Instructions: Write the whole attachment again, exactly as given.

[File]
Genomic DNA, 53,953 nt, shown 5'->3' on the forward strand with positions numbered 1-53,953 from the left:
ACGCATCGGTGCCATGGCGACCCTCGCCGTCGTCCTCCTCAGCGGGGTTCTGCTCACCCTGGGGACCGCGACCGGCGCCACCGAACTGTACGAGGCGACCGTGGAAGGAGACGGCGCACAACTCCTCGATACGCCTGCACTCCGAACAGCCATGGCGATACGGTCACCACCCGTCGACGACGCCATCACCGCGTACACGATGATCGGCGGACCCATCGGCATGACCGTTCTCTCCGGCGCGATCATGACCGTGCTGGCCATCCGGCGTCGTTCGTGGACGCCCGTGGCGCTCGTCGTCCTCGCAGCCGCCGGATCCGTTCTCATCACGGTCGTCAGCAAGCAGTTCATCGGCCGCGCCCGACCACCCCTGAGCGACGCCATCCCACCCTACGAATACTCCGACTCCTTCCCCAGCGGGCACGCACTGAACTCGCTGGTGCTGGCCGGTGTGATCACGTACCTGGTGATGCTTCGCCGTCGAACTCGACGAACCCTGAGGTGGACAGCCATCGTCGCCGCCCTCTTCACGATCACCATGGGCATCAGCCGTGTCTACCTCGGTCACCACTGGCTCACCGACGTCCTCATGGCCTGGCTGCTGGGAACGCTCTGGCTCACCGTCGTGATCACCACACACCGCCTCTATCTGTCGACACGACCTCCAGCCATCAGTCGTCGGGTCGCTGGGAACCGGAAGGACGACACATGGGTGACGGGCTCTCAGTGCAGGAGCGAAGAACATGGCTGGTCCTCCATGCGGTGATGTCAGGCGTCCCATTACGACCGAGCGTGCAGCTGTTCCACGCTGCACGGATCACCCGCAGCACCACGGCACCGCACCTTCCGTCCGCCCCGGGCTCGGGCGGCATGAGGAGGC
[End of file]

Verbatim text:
Genomic DNA, 53,953 nt, shown 5'->3' on the forward strand with positions numbered 1-53,953 from the left:
ACGCATCGGTGCCATGGCGACCCTCGCCGTCGTCCTCCTCAGCGGGGTTCTGCTCACCCTGGGGACCGCGACCGGCGCCACCGAACTGTACGAGGCGACCGTGGAAGGAGACGGCGCACAACTCCTCGATACGCCTGCACTCCGAACAGCCATGGCGATACGGTCACCACCCGTCGACGACGCCATCACCGCGTACACGATGATCGGCGGACCCATCGGCATGACCGTTCTCTCCGGCGCGATCATGACCGTGCTGGCCATCCGGCGTCGTTCGTGGACGCCCGTGGCGCTCGTCGTCCTCGCAGCCGCCGGATCCGTTCTCATCACGGTCGTCAGCAAGCAGTTCATCGGCCGCGCCCGACCACCCCTGAGCGACGCCATCCCACCCTACGAATACTCCGACTCCTTCCCCAGCGGGCACGCACTGAACTCGCTGGTGCTGGCCGGTGTGATCACGTACCTGGTGATGCTTCGCCGTCGAACTCGACGAACCCTGAGGTGGACAGCCATCGTCGCCGCCCTCTTCACGATCACCATGGGCATCAGCCGTGTCTACCTCGGTCACCACTGGCTCACCGACGTCCTCATGGCCTGGCTGCTGGGAACGCTCTGGCTCACCGTCGTGATCACCACACACCGCCTCTATCTGTCGACACGACCTCCAGCCATCAGTCGTCGGGTCGCTGGGAACCGGAAGGACGACACATGGGTGACGGGCTCTCAGTGCAGGAGCGAAGAACATGGCTGGTCCTCCATGCGGTGATGTCAGGCGTCCCATTACGACCGAGCGTGCAGCTGTTCCACGCTGCACGGATCACCCGCAGCACCACGGCACCGCACCTTCCGTCCGCCCCGGGCTCGGGCGGCATGAGGAGGC